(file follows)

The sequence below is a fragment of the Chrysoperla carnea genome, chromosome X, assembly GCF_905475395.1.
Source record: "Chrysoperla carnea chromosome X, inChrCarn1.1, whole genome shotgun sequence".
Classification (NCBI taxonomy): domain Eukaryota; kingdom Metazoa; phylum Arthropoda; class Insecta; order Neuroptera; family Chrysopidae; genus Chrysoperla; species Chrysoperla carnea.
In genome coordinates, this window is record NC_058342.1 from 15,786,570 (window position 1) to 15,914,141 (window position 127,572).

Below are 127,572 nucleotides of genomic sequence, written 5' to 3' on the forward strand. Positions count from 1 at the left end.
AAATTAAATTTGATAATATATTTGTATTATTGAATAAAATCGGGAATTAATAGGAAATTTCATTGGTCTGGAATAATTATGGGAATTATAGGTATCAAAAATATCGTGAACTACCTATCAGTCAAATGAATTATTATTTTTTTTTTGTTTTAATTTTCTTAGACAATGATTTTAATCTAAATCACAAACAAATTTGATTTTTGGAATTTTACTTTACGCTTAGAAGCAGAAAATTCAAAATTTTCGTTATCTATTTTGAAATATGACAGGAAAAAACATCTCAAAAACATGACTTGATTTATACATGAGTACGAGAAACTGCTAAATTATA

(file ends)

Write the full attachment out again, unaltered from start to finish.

The sequence below is a fragment of the Chrysoperla carnea genome, chromosome X, assembly GCF_905475395.1.
Source record: "Chrysoperla carnea chromosome X, inChrCarn1.1, whole genome shotgun sequence".
Classification (NCBI taxonomy): domain Eukaryota; kingdom Metazoa; phylum Arthropoda; class Insecta; order Neuroptera; family Chrysopidae; genus Chrysoperla; species Chrysoperla carnea.
In genome coordinates, this window is record NC_058342.1 from 15,786,570 (window position 1) to 15,914,141 (window position 127,572).

Below are 127,572 nucleotides of genomic sequence, written 5' to 3' on the forward strand. Positions count from 1 at the left end.
AAATTAAATTTGATAATATATTTGTATTATTGAATAAAATCGGGAATTAATAGGAAATTTCATTGGTCTGGAATAATTATGGGAATTATAGGTATCAAAAATATCGTGAACTACCTATCAGTCAAATGAATTATTATTTTTTTTTTGTTTTAATTTTCTTAGACAATGATTTTAATCTAAATCACAAACAAATTTGATTTTTGGAATTTTACTTTACGCTTAGAAGCAGAAAATTCAAAATTTTCGTTATCTATTTTGAAATATGACAGGAAAAAACATCTCAAAAACATGACTTGATTTATACATGAGTACGAGAAACTGCTAAATTATA